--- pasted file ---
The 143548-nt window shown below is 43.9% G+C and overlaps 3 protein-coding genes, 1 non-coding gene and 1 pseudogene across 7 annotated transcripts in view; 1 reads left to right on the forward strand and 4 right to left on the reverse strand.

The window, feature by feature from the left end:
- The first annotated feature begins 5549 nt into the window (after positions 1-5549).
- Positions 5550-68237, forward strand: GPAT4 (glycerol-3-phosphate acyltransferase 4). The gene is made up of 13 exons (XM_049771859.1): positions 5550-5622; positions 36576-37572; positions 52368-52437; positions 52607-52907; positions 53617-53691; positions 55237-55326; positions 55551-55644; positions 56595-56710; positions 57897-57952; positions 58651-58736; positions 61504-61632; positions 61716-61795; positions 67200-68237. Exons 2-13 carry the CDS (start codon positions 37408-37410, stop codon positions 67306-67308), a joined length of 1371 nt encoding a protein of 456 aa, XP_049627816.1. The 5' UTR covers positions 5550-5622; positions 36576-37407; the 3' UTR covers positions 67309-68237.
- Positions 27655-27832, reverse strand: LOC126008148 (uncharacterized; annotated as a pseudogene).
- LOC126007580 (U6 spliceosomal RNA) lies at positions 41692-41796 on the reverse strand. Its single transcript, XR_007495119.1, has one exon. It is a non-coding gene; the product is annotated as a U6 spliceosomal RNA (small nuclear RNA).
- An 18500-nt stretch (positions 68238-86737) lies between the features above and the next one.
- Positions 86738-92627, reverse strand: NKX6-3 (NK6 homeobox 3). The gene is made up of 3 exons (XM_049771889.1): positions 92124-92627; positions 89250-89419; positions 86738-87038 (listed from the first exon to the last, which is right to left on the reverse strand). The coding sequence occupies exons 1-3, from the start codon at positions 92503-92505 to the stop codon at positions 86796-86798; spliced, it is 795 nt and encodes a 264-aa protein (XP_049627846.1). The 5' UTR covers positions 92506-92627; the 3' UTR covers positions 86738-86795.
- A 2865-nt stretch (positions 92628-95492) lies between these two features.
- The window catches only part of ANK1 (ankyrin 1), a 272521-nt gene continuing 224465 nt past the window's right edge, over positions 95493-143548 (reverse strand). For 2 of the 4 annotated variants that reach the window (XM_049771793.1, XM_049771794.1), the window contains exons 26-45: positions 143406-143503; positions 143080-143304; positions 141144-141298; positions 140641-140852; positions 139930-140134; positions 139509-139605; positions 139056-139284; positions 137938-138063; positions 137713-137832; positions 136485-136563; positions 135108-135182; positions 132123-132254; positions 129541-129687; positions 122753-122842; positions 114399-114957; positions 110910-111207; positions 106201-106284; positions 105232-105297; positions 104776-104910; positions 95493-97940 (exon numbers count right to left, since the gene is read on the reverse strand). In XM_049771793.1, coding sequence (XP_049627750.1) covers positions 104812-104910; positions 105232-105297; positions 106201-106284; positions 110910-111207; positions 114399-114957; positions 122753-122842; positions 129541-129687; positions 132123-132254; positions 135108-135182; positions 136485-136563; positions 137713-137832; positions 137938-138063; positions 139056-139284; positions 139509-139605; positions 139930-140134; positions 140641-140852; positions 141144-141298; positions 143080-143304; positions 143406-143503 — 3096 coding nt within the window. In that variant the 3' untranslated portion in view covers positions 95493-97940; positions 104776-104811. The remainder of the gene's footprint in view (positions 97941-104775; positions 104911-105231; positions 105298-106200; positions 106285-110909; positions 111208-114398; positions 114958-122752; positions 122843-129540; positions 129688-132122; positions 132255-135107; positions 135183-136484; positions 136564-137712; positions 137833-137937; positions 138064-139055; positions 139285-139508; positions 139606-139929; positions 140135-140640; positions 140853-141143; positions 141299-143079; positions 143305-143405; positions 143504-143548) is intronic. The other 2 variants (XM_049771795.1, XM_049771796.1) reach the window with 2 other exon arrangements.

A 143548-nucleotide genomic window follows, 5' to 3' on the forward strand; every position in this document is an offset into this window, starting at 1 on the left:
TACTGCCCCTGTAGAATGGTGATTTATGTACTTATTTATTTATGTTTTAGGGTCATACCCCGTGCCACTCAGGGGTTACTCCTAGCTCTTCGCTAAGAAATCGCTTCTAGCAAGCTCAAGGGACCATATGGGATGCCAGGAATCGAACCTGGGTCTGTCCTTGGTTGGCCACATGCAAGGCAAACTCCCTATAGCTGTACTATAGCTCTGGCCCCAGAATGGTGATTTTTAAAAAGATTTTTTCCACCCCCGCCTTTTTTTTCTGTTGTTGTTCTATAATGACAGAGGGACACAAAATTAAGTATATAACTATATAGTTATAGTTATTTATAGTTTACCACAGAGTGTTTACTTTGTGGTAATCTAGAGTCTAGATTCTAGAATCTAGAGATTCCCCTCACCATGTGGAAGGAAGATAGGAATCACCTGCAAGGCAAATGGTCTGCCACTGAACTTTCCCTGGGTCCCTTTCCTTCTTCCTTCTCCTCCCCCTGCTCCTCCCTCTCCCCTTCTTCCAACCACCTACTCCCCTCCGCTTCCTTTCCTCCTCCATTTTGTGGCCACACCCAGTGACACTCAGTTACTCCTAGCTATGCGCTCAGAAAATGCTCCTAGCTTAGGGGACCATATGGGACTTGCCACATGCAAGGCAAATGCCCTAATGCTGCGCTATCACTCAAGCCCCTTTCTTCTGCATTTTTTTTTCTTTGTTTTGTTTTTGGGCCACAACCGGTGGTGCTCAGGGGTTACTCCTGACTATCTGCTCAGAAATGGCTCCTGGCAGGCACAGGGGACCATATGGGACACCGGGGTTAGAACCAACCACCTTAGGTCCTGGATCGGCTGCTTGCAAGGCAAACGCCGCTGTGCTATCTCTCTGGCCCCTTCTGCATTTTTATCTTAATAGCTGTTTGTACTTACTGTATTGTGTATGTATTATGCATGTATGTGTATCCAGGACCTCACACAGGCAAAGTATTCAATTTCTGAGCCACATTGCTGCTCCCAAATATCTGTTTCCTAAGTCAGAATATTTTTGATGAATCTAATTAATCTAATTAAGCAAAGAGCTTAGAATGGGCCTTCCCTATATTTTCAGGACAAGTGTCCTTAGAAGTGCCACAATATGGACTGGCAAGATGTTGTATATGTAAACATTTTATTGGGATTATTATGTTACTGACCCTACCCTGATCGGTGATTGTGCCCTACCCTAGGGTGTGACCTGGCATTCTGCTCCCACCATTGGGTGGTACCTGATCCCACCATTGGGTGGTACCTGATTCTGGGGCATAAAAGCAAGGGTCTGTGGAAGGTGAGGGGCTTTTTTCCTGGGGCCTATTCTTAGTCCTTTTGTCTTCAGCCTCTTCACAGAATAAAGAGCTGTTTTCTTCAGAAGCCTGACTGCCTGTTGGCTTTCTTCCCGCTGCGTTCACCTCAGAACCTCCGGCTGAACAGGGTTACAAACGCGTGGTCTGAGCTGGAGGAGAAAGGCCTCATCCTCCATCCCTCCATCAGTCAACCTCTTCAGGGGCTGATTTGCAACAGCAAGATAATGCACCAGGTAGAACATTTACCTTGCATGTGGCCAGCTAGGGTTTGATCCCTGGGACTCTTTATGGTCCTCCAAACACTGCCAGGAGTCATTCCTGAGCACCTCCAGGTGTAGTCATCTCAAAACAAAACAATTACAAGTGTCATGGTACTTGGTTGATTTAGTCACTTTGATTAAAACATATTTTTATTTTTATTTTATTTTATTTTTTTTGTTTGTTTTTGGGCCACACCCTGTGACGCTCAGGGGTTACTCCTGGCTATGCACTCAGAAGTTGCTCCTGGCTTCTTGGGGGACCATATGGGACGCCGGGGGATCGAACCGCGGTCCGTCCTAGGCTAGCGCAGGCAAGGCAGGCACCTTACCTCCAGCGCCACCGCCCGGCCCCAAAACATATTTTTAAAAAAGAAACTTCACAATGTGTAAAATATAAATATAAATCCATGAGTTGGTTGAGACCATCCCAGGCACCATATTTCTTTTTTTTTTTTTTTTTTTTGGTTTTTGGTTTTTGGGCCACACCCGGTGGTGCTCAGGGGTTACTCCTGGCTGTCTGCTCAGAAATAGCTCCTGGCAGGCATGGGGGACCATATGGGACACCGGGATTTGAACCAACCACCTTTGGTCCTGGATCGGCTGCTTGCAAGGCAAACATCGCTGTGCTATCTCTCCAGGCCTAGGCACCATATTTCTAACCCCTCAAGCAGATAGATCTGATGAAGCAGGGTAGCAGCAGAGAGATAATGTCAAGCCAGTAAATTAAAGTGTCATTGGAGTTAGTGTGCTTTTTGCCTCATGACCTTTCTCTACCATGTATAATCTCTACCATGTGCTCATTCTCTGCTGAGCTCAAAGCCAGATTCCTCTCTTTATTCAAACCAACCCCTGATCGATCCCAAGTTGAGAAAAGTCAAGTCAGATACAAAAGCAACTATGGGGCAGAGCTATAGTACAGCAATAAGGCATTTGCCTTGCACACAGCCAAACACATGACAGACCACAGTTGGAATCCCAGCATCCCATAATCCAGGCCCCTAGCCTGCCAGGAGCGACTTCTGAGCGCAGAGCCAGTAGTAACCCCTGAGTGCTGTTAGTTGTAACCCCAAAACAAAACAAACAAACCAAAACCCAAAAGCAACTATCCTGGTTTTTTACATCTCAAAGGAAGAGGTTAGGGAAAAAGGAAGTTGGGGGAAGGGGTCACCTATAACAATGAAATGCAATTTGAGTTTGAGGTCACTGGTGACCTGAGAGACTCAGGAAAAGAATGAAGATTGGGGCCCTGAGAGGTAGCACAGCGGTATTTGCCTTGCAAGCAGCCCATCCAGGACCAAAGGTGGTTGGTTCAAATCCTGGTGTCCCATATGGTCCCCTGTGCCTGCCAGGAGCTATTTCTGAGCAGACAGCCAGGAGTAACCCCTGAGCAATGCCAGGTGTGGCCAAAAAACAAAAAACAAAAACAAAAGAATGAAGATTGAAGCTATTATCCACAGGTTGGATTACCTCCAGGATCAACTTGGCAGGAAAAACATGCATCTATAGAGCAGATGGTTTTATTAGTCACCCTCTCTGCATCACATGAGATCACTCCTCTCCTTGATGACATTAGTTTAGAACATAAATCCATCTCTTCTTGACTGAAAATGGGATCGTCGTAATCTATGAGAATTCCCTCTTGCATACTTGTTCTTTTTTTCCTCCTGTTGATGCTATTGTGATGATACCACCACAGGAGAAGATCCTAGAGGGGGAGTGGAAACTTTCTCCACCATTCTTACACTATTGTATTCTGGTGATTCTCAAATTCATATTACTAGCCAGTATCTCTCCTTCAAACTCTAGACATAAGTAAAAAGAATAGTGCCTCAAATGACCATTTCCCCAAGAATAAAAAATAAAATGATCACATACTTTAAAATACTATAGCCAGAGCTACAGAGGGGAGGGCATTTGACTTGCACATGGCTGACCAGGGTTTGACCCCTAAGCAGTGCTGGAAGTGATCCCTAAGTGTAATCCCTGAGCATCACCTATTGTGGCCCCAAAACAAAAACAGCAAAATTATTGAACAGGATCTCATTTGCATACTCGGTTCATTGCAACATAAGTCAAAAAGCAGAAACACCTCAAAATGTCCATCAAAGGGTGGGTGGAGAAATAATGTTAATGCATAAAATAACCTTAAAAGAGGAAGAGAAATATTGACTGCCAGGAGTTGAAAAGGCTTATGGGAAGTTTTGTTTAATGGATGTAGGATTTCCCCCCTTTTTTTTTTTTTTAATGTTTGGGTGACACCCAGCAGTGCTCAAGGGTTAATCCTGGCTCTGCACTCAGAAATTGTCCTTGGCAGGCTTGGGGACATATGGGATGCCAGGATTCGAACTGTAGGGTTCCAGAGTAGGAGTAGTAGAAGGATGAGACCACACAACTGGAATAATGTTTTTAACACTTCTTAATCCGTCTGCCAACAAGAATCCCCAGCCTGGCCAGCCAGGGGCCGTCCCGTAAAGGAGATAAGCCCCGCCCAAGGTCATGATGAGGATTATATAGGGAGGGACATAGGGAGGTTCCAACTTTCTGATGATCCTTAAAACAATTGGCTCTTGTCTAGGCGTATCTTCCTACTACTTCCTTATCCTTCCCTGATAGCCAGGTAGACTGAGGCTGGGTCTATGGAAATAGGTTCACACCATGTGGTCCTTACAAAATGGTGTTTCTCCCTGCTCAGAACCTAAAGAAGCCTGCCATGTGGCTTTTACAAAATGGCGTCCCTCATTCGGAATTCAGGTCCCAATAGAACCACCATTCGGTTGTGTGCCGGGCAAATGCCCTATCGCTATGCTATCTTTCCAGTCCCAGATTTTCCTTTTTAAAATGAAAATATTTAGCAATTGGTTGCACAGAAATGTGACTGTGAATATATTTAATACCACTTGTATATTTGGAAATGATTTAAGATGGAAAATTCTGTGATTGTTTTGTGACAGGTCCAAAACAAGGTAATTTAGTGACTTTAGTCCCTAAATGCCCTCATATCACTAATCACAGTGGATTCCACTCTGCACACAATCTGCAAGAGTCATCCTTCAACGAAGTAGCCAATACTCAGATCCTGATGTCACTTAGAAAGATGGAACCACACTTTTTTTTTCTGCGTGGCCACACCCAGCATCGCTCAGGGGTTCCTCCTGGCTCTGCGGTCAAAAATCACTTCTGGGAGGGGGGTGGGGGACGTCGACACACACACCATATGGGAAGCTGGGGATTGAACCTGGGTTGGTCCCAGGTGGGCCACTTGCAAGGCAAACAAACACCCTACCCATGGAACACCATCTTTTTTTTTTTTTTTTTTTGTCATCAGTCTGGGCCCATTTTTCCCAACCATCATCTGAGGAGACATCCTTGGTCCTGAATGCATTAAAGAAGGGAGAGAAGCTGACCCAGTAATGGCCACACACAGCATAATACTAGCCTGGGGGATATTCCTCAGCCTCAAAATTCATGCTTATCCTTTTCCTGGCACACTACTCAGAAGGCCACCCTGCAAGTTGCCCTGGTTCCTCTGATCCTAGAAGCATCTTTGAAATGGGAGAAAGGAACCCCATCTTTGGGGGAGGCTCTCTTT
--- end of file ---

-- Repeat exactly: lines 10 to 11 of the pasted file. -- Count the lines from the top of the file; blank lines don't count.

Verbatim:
- The window catches only part of ANK1 (ankyrin 1), a 272521-nt gene continuing 224465 nt past the window's right edge, over positions 95493-143548 (reverse strand). For 2 of the 4 annotated variants that reach the window (XM_049771793.1, XM_049771794.1), the window contains exons 26-45: positions 143406-143503; positions 143080-143304; positions 141144-141298; positions 140641-140852; positions 139930-140134; positions 139509-139605; positions 139056-139284; positions 137938-138063; positions 137713-137832; positions 136485-136563; positions 135108-135182; positions 132123-132254; positions 129541-129687; positions 122753-122842; positions 114399-114957; positions 110910-111207; positions 106201-106284; positions 105232-105297; positions 104776-104910; positions 95493-97940 (exon numbers count right to left, since the gene is read on the reverse strand). In XM_049771793.1, coding sequence (XP_049627750.1) covers positions 104812-104910; positions 105232-105297; positions 106201-106284; positions 110910-111207; positions 114399-114957; positions 122753-122842; positions 129541-129687; positions 132123-132254; positions 135108-135182; positions 136485-136563; positions 137713-137832; positions 137938-138063; positions 139056-139284; positions 139509-139605; positions 139930-140134; positions 140641-140852; positions 141144-141298; positions 143080-143304; positions 143406-143503 — 3096 coding nt within the window. In that variant the 3' untranslated portion in view covers positions 95493-97940; positions 104776-104811. The remainder of the gene's footprint in view (positions 97941-104775; positions 104911-105231; positions 105298-106200; positions 106285-110909; positions 111208-114398; positions 114958-122752; positions 122843-129540; positions 129688-132122; positions 132255-135107; positions 135183-136484; positions 136564-137712; positions 137833-137937; positions 138064-139055; positions 139285-139508; positions 139606-139929; positions 140135-140640; positions 140853-141143; positions 141299-143079; positions 143305-143405; positions 143504-143548) is intronic. The other 2 variants (XM_049771795.1, XM_049771796.1) reach the window with 2 other exon arrangements.

A 143548-nucleotide genomic window follows, 5' to 3' on the forward strand; every position in this document is an offset into this window, starting at 1 on the left: